After a week away, Jeff and I drove down to Va. on Thursday to reunite with our little buddy. At first, when we started to plan our vacations for the summer, we thought our houseboating trip would be a perfect time to send Jack down with our families in Va. Jeff warned me that any time away from Jack would be hard, but a week would be nothing short of difficult.

When he’s right, he’s right.

For starters, our weekend trip with friends was awesome. We’re so thankful that we got to go; however, the days after the trip left much to be desired. The day after we got back, I had to pack a different bag and get into a whole different mindset—one that I definitely wasn’t prepared for. And like most of my business traveling experiences, I somehow always luck out with the most headache-inducing scenarios. This time, I experienced the joys of arriving late to a formal dinner, thanks to delayed trains. Sadly, the way home was no better. As if the train gods weren’t already mad at me, the PATH services home to Hoboken last Wednesday were suspended due to God-Only-Knows-What.

Those few days left me with little time to sulk about Jack being gone, but they did leave me with lots of time to ponder what’s next up in life. And thankfully, Thursday was when we left to drive down to VA to go see our little guy!

It was a long time away from him—way too long. I knew it going to be hard, but I didn’t think it was going to be that bad. lots of teethAbove all, I’m so glad Jack got to spend some much needed time with the family in VA. Like most children, Jack seemed to have brought a different kind of joy into their lives, especially since many of them only see him when we drive home for major holidays. As much happiness as he brings us daily, I’m so glad we were able to extend it their way. Jack experienced a lot of new joys with his cousins, aunt, uncles, lolo and grandparents—not to mention, a whole new level of being spoiled rotten!

But with the good always comes the not-so-good. Thanks to our parents heeding our pleads, for the most part, Jack kept a very similar routine with a few exceptions. Before Jack left to go to Va, he was becoming a champion crib sleeper—something that I’d worked months to do. Lots of sleepless nights were involved. I’m assuming he was being rocked to bed by my mom, instead of being laid to bed in his crib. And so when bedtime took almost 2 hours and lots of tears on Friday night, I felt so defeated. Our routine sort of went out the window—not only was I suffering, but so was poor Jack. It’s like I’d lost a battle of baby sleeplessness and gained much more baggage. It was then that I realized that poor Jack was also suffering from separation anxiety. Any time I got up to leave, he would let out a whimper and start wailing. And the same would go for the daytime. If I left him to go to another room, he’d cry and wail. He didn’t want anyone else to console him for the first few minutes, only me.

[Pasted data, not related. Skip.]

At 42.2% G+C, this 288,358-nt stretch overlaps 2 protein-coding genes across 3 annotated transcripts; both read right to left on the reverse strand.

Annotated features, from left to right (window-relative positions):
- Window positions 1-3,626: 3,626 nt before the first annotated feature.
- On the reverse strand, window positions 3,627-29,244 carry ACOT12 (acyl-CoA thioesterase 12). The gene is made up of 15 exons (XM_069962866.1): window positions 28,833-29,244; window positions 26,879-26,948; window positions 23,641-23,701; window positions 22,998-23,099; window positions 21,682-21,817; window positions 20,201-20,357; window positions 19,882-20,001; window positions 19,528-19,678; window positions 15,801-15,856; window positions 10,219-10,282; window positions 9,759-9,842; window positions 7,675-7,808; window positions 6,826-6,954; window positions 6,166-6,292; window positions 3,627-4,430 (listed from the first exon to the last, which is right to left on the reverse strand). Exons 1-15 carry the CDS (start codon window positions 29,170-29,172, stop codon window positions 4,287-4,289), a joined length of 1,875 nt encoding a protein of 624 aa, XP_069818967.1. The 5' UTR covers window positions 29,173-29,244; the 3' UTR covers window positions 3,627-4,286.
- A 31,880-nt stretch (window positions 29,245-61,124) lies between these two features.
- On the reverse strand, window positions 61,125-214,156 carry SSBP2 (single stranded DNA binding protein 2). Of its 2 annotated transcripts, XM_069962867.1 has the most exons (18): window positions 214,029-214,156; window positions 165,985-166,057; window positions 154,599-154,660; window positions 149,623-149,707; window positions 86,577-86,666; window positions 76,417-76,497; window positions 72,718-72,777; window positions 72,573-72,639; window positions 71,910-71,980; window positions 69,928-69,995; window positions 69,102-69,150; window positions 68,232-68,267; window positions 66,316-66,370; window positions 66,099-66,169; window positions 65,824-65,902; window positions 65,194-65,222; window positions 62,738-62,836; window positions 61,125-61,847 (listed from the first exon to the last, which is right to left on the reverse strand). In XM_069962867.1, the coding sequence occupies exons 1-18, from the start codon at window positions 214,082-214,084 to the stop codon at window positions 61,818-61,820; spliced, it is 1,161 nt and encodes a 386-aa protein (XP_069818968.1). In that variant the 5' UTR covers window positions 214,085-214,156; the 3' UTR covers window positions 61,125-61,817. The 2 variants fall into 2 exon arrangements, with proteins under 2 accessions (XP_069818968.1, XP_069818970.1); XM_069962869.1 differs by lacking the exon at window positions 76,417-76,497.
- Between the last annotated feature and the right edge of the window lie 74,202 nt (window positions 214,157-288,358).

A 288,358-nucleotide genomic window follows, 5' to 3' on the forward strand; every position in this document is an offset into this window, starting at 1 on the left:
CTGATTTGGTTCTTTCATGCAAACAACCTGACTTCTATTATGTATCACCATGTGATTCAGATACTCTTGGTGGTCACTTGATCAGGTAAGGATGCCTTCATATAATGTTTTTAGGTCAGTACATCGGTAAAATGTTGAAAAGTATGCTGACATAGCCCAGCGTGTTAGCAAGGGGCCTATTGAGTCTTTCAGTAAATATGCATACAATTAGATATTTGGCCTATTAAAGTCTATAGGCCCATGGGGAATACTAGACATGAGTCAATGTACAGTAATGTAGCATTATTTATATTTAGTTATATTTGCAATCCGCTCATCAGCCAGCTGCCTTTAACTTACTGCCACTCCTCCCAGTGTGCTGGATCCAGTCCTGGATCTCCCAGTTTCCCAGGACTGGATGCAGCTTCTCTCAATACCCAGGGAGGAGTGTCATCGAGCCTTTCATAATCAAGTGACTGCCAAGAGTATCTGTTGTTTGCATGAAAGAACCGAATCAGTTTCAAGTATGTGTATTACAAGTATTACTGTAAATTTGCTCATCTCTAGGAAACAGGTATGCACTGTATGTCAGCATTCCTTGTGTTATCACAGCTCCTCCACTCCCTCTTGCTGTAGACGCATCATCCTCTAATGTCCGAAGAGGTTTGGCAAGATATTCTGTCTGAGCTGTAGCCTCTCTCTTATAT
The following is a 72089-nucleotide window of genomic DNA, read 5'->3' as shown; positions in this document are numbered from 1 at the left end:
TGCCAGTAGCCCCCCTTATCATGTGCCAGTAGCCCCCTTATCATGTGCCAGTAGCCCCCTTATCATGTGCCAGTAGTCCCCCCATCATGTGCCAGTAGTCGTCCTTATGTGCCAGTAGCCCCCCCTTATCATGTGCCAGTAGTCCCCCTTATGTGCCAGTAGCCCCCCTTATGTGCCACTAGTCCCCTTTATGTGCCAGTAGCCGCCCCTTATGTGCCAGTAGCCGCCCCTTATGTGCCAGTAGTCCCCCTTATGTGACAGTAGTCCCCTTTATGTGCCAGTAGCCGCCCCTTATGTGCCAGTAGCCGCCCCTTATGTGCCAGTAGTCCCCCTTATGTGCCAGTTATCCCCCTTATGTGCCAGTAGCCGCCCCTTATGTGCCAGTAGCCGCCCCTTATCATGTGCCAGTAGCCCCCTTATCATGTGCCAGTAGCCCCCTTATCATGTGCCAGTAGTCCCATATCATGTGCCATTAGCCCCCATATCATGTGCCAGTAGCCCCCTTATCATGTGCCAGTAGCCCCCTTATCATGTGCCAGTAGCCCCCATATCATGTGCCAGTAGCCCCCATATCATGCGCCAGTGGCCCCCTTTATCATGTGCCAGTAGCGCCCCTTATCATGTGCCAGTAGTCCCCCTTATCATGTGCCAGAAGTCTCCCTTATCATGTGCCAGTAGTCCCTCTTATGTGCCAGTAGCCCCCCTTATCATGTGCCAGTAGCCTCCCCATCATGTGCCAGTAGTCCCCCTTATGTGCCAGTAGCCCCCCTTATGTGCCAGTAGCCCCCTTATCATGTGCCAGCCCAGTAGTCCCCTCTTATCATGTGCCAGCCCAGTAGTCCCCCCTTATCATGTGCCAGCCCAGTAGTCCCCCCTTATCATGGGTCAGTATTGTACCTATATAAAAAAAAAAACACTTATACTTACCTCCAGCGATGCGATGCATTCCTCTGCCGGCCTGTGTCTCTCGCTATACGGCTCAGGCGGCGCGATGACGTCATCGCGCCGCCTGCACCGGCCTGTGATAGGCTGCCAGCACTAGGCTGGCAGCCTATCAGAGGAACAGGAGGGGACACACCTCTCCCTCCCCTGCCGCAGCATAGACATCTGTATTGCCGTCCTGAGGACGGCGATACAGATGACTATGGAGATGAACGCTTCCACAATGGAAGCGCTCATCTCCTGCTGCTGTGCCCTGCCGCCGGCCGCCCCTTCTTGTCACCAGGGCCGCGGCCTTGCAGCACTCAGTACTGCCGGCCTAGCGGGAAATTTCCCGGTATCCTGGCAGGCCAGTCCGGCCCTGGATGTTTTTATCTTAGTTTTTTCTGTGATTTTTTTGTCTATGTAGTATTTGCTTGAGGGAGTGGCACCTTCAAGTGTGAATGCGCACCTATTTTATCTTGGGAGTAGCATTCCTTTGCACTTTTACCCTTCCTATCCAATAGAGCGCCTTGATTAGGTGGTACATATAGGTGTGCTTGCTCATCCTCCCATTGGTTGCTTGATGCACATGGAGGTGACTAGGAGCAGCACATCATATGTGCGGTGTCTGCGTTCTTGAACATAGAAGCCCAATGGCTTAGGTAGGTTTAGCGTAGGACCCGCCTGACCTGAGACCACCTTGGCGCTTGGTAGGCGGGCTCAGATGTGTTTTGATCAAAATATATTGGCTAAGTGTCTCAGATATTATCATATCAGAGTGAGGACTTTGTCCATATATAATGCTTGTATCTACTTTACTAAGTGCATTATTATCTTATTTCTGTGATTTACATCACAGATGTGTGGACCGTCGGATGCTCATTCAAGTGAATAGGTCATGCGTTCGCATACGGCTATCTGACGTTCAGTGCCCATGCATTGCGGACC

I feel guilty for making him feel like that. I feel guilty for being the cause of those big crocodile tears. I feel guilty for needing balance in life.

Yeah, sure, he’ll be fine in a few days, but it’s these first initial days of working on the normalcy that makes it so damn hard. I sort of expected the departure for work to be difficult this morning, but actually, it wasn’t so bad. It’s almost like, he knew we were back in NJ, thus, he knew we’d be going back to our old routine.

While he was in Va., I envisioned him eating steak and ice cream all week. Thankfully, he didn’t have either (at least not that we know of,) but we did roll up to my parents’ house to find a small collection of organic snacks galore. Without a doubt, the kid was spoiled rotten and unfortunately, we all learned that an allergy-sensitive kid shouldn’t be spoiled with too much snacks. We discovered that Jack has an allergy after eating certain baby cookies which contained safflower/sunflower oil—ingredients that can often be found in snack sort of foods and ones he’s never really had. So that was a lesson learned for all of us that we just can’t give him anything. We have to stay diligent with monitoring his foods. But man, did he love those cookies!

He points at everything nowAppearance-wise, Jack looked the same, but I almost felt like his hair looked suspiciously shorter. Maybe it’s that his hair grew longer and I was visualizing it shorter? His top teeth have come in almost halfway, making him look like a baby hippo with his teeth all spread out and still missing one in the front.

He’s clapping more frequently, “playing” the piano and saying Amen (according to my mom.) But the most striking new thing is his pointing. It’s so funny—he points at everything he wants and makes one of his baby coos. He points at Jeff, he points at me, he points at his doggie, he points at food, he points at birds—you name it!

Beethoven in training

Even before Jack came home, Jeff and I agreed that there will be no more weeks in Va without us—it’s just too much when he’s this little. He enhances not only our lives, but our marriage that we felt so lost without him! We had 11 years of Jen and Jeff time, a week without Jack isn’t our idea of fun.

I’m thankful for the ability to share our boy with family, even though we choose to live far away; and yes, even if it does involve reverting back to a painful sleepless cycle. Sleep is overrated anyway.

Having close ties with family regardless of distance is positively priceless.

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